Q&A: Nick Cannon in the talk show, overcoming setbacks last year

LOS ANGELES-When Nick Cannon faced harsh criticism for his anti-Semitic remarks last year, he initially thought of stepping away from his lucrative television host and producer career forever.

The cannon fell into a deep depression that felt as if he was “standing in quicksand” after seeing people he called friends make fun of him on social media. He met with a prominent rabbi, issued an apology to the Jewish community for his anti-Semitic theories, which were expressed in his podcast, but ViacomCBS already had its relationship with the host and producer of the longtime “Wild ‘n Out” show on VH1 aborted, the company cable channel.

Fox maintained his relationship with Cannon as host of “The Masked Singer”, but he felt like leaving his lucrative career would be less stressful. He kept going until he learned about the death of his friend-rapper Ryan Bowers, who committed suicide last year after struggling with his own mental health.

Eventually, Cannon realized that he could use his platform to help people overcome enemies. Now he is looking to set up with his nationally syndicated daily show “Nick Cannon”, which premieres on September 27 on Fox Television stations. His show will feature guest appearances by Kevin Hart, Simon Cowell, Nicole Scherzinger and Kandi Burruss.

In a recent interview, Cannon spoke to the Associated Press about his new talk show, growing after his controversial remarks and his advice to DaBaby, who faced off against his homophobic comments at a music festival earlier this year.

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AP: Your daily talk show will be filmed in Harlem. What forced you to choose that place?

CANNON: This is where it all started. This is the oasis. This is the Mecca of the maintenance of Black culture. I have always been a fan of the Harlem Renaissance. I was the one who was fascinated that so many were flocking here to Harlem. It expands to the rest of the world where people borrow pieces here and there. Everything from jazz to literature to spoken to theater. Apollo is right across the street. The Cotton Club. When you think about history and do your homework how important Harlem is to our culture, I see no other better place than Harlem.

AP: Will your talk show only have celebrity guests?

CANNON: I roll up my sleeves and go out into these communities and jump in. I’m not just telling stories, but trying to be a part of the story. We try to generate stories. Become a curator in that sense. I want to provide information and introduce individuals about whom you may not have known. … I’m moving around. The home front and central intelligence is Harlem. But this is a talk show that comes to mind. I’m everywhere.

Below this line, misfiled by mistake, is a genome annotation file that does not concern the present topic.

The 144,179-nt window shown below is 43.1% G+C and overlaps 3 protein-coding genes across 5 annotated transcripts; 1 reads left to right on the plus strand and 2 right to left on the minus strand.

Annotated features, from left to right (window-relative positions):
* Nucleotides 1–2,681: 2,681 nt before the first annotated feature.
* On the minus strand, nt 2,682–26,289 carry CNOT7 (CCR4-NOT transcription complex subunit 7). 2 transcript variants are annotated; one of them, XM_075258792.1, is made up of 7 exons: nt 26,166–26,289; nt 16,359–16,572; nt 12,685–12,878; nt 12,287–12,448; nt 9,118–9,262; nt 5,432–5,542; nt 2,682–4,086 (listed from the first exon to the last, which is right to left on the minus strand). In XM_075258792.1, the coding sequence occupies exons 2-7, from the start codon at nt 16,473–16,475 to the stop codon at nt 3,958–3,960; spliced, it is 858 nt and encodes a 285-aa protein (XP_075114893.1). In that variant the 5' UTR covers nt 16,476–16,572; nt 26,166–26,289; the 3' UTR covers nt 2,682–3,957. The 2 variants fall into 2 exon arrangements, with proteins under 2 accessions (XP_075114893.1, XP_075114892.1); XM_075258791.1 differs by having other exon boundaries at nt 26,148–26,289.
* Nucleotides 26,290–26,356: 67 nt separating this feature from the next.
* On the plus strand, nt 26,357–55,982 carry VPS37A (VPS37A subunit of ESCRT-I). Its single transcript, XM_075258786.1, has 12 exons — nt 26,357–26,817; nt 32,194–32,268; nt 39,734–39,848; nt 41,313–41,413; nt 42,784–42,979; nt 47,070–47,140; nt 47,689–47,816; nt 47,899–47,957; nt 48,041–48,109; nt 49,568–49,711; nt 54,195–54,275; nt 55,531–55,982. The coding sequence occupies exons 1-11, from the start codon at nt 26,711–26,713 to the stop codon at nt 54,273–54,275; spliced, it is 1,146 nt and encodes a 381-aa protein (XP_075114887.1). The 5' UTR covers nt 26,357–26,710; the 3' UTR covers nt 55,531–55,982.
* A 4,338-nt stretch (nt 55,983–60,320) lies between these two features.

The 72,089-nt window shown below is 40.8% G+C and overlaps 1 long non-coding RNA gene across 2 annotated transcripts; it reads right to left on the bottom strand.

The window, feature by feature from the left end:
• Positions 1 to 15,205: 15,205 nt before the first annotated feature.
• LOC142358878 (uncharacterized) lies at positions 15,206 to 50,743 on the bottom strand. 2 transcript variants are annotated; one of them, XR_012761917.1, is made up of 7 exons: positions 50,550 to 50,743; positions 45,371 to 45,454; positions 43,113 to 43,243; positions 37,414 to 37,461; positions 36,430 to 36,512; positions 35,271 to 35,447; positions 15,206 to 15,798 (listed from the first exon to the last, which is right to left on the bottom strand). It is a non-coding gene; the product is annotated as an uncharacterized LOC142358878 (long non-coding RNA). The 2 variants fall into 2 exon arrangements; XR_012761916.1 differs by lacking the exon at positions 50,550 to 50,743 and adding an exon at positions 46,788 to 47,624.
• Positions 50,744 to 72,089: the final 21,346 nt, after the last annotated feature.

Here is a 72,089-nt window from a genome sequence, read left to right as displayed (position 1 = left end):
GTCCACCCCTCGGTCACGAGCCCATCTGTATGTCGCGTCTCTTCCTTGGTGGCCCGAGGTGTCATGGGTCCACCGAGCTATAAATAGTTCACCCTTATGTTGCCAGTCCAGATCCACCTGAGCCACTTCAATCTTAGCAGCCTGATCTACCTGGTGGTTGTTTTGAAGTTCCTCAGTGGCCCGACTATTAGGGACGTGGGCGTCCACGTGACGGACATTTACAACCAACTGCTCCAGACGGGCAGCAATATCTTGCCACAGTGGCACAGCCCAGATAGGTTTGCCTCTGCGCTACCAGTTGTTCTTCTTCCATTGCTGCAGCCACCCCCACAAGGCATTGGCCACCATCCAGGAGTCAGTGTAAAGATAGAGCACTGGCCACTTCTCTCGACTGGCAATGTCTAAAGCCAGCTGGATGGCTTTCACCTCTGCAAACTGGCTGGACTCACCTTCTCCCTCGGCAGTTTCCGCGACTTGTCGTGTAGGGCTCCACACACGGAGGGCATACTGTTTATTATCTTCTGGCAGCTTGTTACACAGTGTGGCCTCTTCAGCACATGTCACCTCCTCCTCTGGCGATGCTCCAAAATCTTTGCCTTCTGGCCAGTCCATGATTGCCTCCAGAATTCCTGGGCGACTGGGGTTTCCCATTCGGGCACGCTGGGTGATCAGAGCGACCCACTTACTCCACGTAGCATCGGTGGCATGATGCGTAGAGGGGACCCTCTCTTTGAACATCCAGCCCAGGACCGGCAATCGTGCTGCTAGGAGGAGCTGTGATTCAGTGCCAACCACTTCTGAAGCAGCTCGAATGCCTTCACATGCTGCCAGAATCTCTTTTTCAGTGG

AP: How much have you grown since your controversial anti-Semitic remarks?

CANNON: I took time last year to come back and listen. I have listened so much, and I have now grown in every way. I was always someone who is kind of introverted. But even now, I think about and meditate and pray before I speak. Previously, I tried to be the first with the answer. I wanted to show people that I was intelligent. I even wanted to prove to my own kids that I have an education and I read two books a week and I do essays. All of this stuff is great. But if you allow your ego to “show how smart I am”, it can definitely go the wrong way.

AP: What did you learn most from your comments?

CANNON: There is so much division. I always say, “To define me is to limit you. To mark me is to turn me off. In that sense, we can learn so much from each other. We must stop trying to put ourselves in a box. That’s what I do. I’ve said it so much in the last year, but we have a lot more similarities than we have differences. It’s all about focusing on our probability and the fact that we can never be without the other.

AP: What did you learn from the Jewish community that you will integrate into your show?

CANNON: You see through this show that we’re launching some initiatives that really focus on where wrongdoing and hatred and things we may not know were trigger words for different communities. Things we may not know that are offensive to some groups.

AP: Do you feel like you have to censor yourself now?

CANNON: I’m probably coming back in trouble to say something. I would be worried if my heart was not in the right place. That’s the beauty of people who see me every day. I was kidding on my set. I mean I’m just going to give an apology where the applause goes, because of my humor, my jokes. I like to have open and honest conversations but also someone who likes to play devil lawyer, always looking the other way. I’m just that person.

AP: What advice would you give to DaBaby?

CANNON: My advice would be to just listen. Do not be so quick to talk sometimes. If you offend someone, apologize honestly. You do not have to justify. I tried not to offend. We never try to offend.

AP: How did your friend Ryan’s death lead you?

CANNON: I stopped regretting myself. I can use this scenario to help people like my friend Ryan. It moved it for me and gave me a different perspective. It is not a media game to play if you are dealing with things like depression and emotions. I took the time to come back and take a moment to learn, find lessons and talk to people. I’m deep. I shared. I was vulnerable. Healing then began. Then it became a mission. It went to “OK, I show people how resilient I am.”

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